This futuristic unmanned aircraft combines technology for maximum effect

This could be the future of military aviation.

(BAE Systems)

It is an unmanned aerial vehicle (UAV) with technology which allows it to switch between fixed-wing flight and rotary-wing flight on the same mission.

That means it benefits from vertical take-off and landing as well as the ability to hover, thanks to its rotary wings.

Once airborne, it can switch to fixed-wing mode for greater speed and range.

A computerised fleet of the aircraft – in simulated action – can be seen in a mock-up video created by BAE Systems which developed the technology with students from Cranfield University.

(BAE Systems)

A spokesman for BAE Systems said: “This novel technology could allow UAVs to better adapt to evolving future battlefield situations and, through working together in a swarm, tackle sophisticated air defences as well as operating in complex and cluttered urban environments.”

Underpinning the machines is adaptive flight control and advanced navigation and guidance software.

Engineers at BAE Systems envisage take-off/landing attached to a pole to avoid strong winds or sideways movement throwing it off course. The aircraft would slide up or down them to take off as though on a firemen’s pole.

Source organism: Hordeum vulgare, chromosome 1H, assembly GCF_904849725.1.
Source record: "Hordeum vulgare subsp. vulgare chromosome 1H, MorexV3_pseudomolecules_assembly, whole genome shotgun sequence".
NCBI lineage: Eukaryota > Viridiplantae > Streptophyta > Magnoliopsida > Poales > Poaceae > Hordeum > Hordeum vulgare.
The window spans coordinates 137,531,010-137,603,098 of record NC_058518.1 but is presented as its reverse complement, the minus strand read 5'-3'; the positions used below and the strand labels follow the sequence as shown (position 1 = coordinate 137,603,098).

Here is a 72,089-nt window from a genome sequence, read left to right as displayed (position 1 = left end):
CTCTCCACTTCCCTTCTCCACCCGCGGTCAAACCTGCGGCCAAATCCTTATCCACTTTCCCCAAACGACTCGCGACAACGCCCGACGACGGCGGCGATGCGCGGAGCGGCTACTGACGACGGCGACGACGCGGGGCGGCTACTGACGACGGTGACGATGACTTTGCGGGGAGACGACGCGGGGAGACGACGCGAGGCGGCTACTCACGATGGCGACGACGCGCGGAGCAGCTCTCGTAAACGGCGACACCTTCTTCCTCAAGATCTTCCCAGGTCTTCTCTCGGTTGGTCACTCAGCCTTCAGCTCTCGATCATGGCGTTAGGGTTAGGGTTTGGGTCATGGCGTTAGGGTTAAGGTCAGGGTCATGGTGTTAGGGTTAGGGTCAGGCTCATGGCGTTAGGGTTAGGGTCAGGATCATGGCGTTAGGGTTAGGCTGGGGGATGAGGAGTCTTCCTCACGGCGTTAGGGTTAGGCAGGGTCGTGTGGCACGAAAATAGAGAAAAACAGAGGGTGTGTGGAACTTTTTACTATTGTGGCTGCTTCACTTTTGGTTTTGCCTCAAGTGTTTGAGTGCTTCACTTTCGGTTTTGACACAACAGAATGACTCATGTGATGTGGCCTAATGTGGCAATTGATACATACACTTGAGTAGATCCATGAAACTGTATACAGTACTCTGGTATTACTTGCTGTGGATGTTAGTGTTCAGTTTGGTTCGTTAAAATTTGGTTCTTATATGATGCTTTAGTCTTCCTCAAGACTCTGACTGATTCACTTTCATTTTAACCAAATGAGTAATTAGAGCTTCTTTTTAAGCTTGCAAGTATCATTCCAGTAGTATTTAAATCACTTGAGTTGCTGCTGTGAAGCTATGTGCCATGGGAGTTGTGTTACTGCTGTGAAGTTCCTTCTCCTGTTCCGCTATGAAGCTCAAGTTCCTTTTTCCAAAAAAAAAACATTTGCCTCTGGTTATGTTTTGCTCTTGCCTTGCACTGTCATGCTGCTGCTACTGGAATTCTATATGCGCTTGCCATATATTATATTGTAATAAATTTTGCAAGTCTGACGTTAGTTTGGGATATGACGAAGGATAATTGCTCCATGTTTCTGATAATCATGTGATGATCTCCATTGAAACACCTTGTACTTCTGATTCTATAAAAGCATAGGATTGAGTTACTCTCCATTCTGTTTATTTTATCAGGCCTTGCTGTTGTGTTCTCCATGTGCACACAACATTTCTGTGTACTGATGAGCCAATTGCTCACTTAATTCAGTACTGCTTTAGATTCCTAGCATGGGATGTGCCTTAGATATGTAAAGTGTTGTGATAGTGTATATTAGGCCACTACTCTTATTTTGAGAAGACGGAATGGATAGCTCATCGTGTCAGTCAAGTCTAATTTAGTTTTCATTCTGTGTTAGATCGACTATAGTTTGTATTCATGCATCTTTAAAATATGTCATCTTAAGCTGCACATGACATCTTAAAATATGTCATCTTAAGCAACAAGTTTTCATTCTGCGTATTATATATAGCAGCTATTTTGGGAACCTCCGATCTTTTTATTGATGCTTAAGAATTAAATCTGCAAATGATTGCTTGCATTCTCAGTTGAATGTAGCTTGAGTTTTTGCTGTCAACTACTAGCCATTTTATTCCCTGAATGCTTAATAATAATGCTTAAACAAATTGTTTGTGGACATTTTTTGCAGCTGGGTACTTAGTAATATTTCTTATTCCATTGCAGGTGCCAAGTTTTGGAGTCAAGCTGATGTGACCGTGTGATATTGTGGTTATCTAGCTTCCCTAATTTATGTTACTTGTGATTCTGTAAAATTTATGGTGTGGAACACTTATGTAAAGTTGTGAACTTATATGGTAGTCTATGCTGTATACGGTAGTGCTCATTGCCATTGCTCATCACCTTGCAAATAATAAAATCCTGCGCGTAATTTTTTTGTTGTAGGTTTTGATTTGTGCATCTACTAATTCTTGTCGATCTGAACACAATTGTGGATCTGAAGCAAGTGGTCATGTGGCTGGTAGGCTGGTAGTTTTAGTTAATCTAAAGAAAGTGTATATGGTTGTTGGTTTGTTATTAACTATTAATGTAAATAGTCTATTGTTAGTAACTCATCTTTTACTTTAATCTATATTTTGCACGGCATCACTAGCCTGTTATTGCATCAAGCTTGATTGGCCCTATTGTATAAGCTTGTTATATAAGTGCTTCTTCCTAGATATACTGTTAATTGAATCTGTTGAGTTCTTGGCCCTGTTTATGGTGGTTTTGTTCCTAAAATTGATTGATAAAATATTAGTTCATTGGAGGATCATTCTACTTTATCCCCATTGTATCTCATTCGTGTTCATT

(BAE Systems)

The spokesman added: “The pole constrains the lateral or sideways movement of the UAV when being launched or recovered so strong winds cannot dislodge them and avoids any damage to personnel nearby. This is particularly important when recovering a UAV to the aft of a ship or a land vehicle.

“The pole’s gyro-stabilised element also ensures that it remains upright independently of the host vehicle’s orientation, which may be rolling if on a ship, or in the case of a land vehicle driving up or down a slope at the time of the launch or recovery.”


More in this Section

AOL Instant Messenger is officially dead and it’s making us feel all kinds of nostalgic

All you need to know as Apple TV app is finally available in the UK

The International Space Station is getting its own screening of The Last Jedi

Deezer launches Shazam-rivalling song recognition feature


Today's Stories

Jerry McCabe’s garda son successfully appeals assault conviction

‘Electrical appliances a fire risk when you’re out of house’, says senior fireman

Defilement left vulnerable teenager ‘in a very dark place’

Minister Eoghan Murphy supports Eighth Amendment reforms

Lifestyle

Review: N.E.R.D - No One Ever Really Dies: Their finest album to date

Everyone's mad at Google - Sundar Pichai has to fix it

Scenes from the analogue city - Memories of Limerick from the late 80s and early 90s

Ask Audrey: 'I heard that Viagra fumes from Pfizer’s were causing stiffys below in Ringaskiddy'

More From The Irish Examiner